This week, the US Census released new poverty and income figures for Rhode Island. Over one hundred forty thousand (141,035) Rhode Islanders lived in poverty in 2015. The poverty level for a family of four is $24,000. The census data also showed that median household income increased by over $3,000 in 2015 (from $54,959 in 2014 to $58,073 in 2015).
One in seven Rhode Islanders with income below the poverty level do not have enough to meet basic needs. Child Care Assistance, SNAP and health insurance coverage help working families make ends meet when earnings are not enough. Rhode Islanders unable to work on a temporary or permanent basis turn to cash assistance and other programs to protect themselves and their children. The new on-line integrated eligibility system can facilitate enrollment in these vital programs. But the new technology cannot replace the need for staff.
The Ocean State had the highest rate of its residents living in poverty among the New England states and ranked 26th among all states.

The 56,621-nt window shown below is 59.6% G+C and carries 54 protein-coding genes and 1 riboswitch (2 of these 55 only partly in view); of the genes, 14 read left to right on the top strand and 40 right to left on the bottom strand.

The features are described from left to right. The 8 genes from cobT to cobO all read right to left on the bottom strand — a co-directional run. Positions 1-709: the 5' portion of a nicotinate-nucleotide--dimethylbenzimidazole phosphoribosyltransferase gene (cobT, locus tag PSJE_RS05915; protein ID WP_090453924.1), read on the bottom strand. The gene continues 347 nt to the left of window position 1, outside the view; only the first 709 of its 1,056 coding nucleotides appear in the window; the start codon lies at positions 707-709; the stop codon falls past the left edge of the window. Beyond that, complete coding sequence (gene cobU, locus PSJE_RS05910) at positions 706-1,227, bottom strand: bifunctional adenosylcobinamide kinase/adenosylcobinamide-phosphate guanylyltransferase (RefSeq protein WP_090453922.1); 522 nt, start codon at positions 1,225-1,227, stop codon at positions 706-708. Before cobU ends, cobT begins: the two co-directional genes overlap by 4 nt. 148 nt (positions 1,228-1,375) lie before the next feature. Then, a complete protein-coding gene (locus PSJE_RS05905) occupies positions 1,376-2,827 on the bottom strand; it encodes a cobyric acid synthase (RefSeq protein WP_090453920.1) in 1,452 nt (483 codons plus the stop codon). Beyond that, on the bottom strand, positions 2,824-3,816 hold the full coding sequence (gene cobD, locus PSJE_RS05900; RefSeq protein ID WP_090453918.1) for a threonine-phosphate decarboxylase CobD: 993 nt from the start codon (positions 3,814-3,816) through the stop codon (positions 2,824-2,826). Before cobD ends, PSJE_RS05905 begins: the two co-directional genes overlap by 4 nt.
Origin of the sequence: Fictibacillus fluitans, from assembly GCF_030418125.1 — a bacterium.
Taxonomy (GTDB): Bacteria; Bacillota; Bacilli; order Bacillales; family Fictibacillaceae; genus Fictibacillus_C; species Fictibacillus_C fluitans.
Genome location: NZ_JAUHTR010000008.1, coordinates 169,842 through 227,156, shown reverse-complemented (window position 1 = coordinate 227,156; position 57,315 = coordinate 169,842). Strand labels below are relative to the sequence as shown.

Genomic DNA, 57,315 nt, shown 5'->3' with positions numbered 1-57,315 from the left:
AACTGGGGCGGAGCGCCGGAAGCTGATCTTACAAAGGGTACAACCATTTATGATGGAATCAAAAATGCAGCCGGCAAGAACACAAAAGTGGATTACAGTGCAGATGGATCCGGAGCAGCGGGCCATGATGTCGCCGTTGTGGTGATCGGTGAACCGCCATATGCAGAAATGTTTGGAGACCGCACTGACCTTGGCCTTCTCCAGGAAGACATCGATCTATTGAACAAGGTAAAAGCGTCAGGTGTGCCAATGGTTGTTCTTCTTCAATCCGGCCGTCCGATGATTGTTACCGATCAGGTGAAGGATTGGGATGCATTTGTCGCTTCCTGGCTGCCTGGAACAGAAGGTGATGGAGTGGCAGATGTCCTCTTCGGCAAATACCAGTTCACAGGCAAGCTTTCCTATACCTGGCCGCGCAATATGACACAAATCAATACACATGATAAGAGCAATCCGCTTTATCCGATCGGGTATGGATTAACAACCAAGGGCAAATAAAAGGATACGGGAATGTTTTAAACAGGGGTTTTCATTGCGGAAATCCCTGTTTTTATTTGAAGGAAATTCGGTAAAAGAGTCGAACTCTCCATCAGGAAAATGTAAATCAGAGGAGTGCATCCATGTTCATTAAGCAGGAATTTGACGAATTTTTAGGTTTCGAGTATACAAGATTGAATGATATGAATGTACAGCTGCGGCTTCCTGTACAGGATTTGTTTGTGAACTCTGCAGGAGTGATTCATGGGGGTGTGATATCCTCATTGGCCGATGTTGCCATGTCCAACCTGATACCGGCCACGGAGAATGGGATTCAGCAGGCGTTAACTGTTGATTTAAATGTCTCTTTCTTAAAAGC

Today’s data also show that Rhode Island’s communities of color were much more likely to struggle to meet basic needs with nearly one in three Latinos, close to one in four African Americans and more than one in six Asians living in poverty. While the one-year census data does not permit sub-group analysis, multi-year analysis shows that South East Asians are not as economically secure as the Asian population as a whole (See analysis of five-year median wage data in “State of Working Rhode Island, 2015: Workers of Color”).
Median household incomes increased significantly in Rhode Island in 2015, up $3,114 from $54,959 in 2014 (inflation-adjusted) to $58,073 in 2015.
Rhode Island’s 2015 median household income was lower than those in New Hampshire, Massachusetts, and Connecticut, but higher than those in Maine and Vermont.
Nationally, Rhode Island’s 2015 median income ranks 19th overall (20th if including the District of Columbia).
Median incomes vary considerably by race and ethnicity in Rhode Island, with the median income for White non-Hispanics ($64,284) and Asians ($56,516) much higher than those for Black/African Americans ($36,719), Latinos ($35,455) and American Indians ($26,823).